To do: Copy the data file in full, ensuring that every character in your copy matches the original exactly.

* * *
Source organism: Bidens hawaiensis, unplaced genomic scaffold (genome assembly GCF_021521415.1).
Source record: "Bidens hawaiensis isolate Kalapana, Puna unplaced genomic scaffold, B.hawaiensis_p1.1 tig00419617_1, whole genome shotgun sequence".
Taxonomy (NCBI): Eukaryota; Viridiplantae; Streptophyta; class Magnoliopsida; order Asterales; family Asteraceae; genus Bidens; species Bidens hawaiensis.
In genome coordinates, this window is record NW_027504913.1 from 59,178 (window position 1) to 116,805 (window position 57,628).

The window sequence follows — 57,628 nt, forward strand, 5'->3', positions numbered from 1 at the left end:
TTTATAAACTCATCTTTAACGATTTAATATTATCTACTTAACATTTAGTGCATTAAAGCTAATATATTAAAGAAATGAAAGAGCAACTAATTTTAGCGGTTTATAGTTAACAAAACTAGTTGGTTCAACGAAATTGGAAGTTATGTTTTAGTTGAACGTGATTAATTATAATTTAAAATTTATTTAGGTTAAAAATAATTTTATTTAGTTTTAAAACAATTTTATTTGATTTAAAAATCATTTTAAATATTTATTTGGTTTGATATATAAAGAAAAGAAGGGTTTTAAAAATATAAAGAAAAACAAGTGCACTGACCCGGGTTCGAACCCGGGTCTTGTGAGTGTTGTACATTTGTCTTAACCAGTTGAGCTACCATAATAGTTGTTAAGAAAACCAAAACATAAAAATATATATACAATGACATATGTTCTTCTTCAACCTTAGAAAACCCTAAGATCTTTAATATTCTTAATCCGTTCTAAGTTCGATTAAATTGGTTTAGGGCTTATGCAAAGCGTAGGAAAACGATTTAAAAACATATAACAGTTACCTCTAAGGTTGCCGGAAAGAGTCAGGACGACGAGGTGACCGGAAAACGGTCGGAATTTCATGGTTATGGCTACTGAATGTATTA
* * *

Source organism: Bidens hawaiensis, unplaced genomic scaffold (genome assembly GCF_021521415.1).
Source record: "Bidens hawaiensis isolate Kalapana, Puna unplaced genomic scaffold, B.hawaiensis_p1.1 tig00419617_1, whole genome shotgun sequence".
Taxonomy (NCBI): Eukaryota; Viridiplantae; Streptophyta; class Magnoliopsida; order Asterales; family Asteraceae; genus Bidens; species Bidens hawaiensis.
In genome coordinates, this window is record NW_027504913.1 from 59,178 (window position 1) to 116,805 (window position 57,628).

The window sequence follows — 57,628 nt, forward strand, 5'->3', positions numbered from 1 at the left end:
TTTATAAACTCATCTTTAACGATTTAATATTATCTACTTAACATTTAGTGCATTAAAGCTAATATATTAAAGAAATGAAAGAGCAACTAATTTTAGCGGTTTATAGTTAACAAAACTAGTTGGTTCAACGAAATTGGAAGTTATGTTTTAGTTGAACGTGATTAATTATAATTTAAAATTTATTTAGGTTAAAAATAATTTTATTTAGTTTTAAAACAATTTTATTTGATTTAAAAATCATTTTAAATATTTATTTGGTTTGATATATAAAGAAAAGAAGGGTTTTAAAAATATAAAGAAAAACAAGTGCACTGACCCGGGTTCGAACCCGGGTCTTGTGAGTGTTGTACATTTGTCTTAACCAGTTGAGCTACCATAATAGTTGTTAAGAAAACCAAAACATAAAAATATATATACAATGACATATGTTCTTCTTCAACCTTAGAAAACCCTAAGATCTTTAATATTCTTAATCCGTTCTAAGTTCGATTAAATTGGTTTAGGGCTTATGCAAAGCGTAGGAAAACGATTTAAAAACATATAACAGTTACCTCTAAGGTTGCCGGAAAGAGTCAGGACGACGAGGTGACCGGAAAACGGTCGGAATTTCATGGTTATGGCTACTGAATGTATTA